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Feel overwhelmed yet? Most people do. They’re in the daily grind: wake-up, work, come home, sleep, rinse-and-repeat. The failing economy has already hit people’s wallets and purses hard enough to limit traditional vacations, and without something to look forward to, the day-to-day hurdles can be even harder to stomach. And of course, mood affects focus in profound ways – someone who isn’t inspired can find the flow state to be pretty elusive. Focus requires some level of inspiration for a kick-start – without it, you can end up in a negative downward spiral for quite a while.
Tim Ferris talked about “mini-retirements” in his book, The 4-Hour Workweek. The New York Times and The Wall Street Journal covered “mini-vacations”, which are shorter but more frequent getaways to recharge. I’m generally a fan of both concepts (although find mini-retirements to be a lot more impractical). But taking 3-day weekends is still not something most people can do all the time to recharge their batteries. And I really do think that focus is local. Meaning: in order to improve your focus consistently, you need to start with a daily habit and not a monthly, bi-monthly, or annual one. Do something every single day to increase focus and over time, the actions will compound into a heap of focus-inducing love.
So take your 3-day weekends… but look at what you can do every single day as well. I’ve started calling these quick recharges “micro-vacations”.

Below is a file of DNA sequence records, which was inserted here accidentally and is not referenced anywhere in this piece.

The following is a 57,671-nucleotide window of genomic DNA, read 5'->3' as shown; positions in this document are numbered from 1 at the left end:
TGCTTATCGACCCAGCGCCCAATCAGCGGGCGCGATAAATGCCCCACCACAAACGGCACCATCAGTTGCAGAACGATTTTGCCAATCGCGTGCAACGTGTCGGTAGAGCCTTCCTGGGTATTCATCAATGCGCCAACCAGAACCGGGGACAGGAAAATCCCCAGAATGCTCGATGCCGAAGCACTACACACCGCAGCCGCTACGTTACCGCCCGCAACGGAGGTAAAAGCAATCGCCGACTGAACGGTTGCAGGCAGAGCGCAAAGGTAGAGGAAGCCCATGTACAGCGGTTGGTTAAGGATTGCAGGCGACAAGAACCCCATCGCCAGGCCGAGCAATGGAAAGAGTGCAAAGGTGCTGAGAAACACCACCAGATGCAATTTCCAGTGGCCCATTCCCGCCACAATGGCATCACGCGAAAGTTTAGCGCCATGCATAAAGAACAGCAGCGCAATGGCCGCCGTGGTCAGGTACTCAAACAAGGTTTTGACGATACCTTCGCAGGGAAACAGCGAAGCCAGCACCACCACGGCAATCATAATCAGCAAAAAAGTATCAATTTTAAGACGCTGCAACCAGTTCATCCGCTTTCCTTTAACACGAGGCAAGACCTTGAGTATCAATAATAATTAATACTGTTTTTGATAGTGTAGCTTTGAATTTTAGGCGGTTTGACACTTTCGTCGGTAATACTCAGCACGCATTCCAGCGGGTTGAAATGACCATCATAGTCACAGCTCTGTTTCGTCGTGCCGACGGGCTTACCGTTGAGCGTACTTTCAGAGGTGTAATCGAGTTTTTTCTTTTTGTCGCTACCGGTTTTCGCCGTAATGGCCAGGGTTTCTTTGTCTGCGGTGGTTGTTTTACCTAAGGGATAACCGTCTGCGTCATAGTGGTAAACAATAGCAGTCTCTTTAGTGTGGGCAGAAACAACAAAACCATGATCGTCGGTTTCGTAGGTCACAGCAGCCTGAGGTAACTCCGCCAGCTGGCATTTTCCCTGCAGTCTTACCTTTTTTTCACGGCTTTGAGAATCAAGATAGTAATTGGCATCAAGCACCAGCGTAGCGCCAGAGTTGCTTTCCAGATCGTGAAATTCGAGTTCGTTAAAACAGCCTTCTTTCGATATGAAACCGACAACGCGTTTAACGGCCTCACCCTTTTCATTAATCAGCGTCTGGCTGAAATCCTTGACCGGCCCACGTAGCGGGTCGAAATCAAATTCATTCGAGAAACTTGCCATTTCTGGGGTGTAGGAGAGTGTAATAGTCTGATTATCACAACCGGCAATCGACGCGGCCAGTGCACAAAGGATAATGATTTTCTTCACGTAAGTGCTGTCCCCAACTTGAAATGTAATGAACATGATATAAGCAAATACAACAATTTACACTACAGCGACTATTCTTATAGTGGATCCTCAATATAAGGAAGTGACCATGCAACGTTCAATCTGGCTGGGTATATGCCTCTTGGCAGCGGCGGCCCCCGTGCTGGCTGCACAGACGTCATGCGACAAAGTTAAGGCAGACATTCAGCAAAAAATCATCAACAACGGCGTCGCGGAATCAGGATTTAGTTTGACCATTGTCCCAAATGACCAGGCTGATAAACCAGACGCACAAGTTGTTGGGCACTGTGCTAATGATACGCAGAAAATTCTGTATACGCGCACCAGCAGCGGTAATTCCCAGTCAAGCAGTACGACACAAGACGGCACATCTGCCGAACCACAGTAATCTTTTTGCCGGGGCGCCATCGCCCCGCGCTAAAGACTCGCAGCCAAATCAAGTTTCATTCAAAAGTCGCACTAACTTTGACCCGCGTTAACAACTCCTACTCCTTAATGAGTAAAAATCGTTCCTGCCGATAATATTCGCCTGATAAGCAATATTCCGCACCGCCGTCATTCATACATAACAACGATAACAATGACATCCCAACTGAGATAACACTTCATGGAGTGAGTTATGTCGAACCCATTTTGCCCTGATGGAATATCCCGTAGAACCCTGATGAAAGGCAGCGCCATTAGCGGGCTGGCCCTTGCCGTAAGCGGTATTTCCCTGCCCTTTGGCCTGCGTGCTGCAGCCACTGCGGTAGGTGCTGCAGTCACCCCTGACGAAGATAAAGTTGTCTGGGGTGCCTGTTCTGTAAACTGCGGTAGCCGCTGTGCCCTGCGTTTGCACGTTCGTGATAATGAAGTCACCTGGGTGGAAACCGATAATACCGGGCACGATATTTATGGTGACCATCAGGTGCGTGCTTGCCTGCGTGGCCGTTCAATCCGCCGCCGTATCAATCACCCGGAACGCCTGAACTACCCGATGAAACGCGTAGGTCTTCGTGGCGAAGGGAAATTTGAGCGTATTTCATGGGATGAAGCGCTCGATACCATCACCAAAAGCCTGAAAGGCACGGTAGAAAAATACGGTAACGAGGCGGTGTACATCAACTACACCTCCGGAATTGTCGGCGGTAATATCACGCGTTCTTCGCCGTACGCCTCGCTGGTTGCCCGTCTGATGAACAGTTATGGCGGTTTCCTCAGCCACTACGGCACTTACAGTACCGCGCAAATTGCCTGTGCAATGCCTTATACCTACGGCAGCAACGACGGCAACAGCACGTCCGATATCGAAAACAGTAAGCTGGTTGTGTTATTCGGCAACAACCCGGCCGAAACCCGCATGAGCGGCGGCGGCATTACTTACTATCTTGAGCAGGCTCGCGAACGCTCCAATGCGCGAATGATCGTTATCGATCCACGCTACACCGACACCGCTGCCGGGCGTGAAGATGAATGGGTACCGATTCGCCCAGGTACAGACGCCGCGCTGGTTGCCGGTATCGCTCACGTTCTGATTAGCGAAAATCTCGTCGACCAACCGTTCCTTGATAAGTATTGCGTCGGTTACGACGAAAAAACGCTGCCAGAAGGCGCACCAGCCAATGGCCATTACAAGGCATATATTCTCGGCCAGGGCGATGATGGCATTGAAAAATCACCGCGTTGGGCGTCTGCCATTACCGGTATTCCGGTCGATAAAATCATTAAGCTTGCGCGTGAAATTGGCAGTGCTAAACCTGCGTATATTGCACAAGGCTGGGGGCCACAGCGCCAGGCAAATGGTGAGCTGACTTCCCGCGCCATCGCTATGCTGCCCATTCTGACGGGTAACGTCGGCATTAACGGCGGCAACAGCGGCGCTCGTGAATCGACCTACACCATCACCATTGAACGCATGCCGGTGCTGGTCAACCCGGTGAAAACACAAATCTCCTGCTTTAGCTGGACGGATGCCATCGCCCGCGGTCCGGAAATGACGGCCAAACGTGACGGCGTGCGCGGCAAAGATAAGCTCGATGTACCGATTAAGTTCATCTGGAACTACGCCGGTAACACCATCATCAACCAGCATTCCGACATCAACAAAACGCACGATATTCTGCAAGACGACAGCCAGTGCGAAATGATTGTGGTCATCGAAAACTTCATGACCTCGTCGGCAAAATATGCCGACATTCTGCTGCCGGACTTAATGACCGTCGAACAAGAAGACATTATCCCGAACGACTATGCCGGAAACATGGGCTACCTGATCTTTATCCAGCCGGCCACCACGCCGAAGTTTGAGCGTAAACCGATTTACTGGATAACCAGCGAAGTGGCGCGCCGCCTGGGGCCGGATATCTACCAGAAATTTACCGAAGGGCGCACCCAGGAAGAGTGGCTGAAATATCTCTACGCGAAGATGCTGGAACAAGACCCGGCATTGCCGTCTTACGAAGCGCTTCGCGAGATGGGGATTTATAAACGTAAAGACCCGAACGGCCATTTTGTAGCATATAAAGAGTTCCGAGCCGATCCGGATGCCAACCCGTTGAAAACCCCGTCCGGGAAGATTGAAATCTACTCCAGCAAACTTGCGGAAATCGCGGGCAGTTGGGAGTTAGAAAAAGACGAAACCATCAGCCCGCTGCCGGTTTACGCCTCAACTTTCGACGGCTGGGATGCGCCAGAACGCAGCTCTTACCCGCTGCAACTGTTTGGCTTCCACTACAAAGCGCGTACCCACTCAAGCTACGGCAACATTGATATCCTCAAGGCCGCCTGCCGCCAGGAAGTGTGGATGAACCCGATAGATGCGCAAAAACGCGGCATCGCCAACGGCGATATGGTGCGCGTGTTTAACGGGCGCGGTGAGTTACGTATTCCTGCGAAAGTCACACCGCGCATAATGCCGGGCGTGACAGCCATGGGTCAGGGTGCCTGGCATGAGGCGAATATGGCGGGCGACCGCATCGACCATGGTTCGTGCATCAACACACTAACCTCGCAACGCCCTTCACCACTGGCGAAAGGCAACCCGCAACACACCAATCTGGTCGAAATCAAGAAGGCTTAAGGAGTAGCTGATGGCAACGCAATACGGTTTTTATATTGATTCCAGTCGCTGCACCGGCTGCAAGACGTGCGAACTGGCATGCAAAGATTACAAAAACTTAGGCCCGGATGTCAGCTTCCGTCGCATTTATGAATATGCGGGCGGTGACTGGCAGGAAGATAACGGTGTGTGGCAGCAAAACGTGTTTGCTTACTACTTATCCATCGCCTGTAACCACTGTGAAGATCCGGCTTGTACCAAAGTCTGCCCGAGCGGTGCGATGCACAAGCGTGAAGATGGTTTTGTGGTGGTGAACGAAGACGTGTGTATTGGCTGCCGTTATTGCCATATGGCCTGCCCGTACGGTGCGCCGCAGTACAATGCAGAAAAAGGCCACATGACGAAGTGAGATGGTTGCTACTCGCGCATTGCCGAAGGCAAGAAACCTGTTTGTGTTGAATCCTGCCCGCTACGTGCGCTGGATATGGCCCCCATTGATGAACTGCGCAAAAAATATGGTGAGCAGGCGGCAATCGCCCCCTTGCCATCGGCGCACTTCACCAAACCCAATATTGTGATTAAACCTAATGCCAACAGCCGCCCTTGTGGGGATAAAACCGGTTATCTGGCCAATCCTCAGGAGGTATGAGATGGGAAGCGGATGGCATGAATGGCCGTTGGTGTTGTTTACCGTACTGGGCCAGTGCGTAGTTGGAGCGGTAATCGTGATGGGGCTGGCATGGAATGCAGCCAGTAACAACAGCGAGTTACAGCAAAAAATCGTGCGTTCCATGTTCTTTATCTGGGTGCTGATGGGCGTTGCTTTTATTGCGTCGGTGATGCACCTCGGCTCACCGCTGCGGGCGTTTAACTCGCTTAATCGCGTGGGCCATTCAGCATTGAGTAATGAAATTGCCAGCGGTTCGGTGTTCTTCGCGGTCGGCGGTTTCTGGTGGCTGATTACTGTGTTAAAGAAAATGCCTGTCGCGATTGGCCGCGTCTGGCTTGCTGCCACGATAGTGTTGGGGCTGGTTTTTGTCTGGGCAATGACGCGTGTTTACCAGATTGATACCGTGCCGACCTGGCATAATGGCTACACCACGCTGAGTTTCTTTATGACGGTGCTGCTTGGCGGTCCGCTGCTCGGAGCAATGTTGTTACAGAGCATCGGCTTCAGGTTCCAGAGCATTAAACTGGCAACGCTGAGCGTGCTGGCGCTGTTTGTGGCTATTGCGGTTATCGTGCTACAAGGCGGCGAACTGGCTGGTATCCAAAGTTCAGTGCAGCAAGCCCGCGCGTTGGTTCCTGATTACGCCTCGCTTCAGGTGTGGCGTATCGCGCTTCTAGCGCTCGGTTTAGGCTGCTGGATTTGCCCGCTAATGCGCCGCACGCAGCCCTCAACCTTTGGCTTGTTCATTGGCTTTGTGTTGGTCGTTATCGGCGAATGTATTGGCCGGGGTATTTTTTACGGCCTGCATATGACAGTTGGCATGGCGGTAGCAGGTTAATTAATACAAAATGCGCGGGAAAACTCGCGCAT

Micro-vacation (def’n): Daily activity lasting at least 15 minutes that can’t be considered “work” by any sane, rational human being; purpose of which is to recharge and increase overall focus for the next few hours
In talking with people who have trouble with focus, one thing I’ve found is that they don’t intrinsically value taking breaks. They think it’s slacking off or being unproductive. But nothing could be further from the truth. In order for your prefrontal cortex to kick into focus mode, it needs to be ready – and too much work simply doesn’t work. Just like your muscles, your brain needs time to relax before continuing to push on.
Here are some examples of micro-vacations – each one should last at least 15 minutes. This is a very simple list and is just an indication of the types of things you could do for a micro-vacation!
- Meditation or just sitting still
- Short walk with no distractions
- Reading the newspaper or a good book
- Coffee or tea break
- Listening to audiobooks or podcasts
- Going for a drive
- Taking a bath
- Doing some yoga poses
- Having lunch with friends or family
- Getting a massage
- Climbing a tree 😉
(As I’ve mentioned in the past, these types of breaks are best when you can get outside and into nature.)
Now isn’t it obvious that doing something you look forward to everyday would improve your mood and help you focus? Of course it is. But that doesn’t mean people are doing this often enough. Most people feel more overwhelmed and stressed than ever before. Could this help? Maybe. But you have to make a conscious effort to seek out 1-2 micro-vacations every single day.
They’re not just little vacations, they’re endorphin boosters! They’re ways to reconnect with yourself in ways that may seem trite, but do them often enough and you may find your overall mood improving. One fun side-effect is that you may be able to get through parts of the day that would otherwise be challenging because you know you have a micro-vacation planned for later. It’s good fun!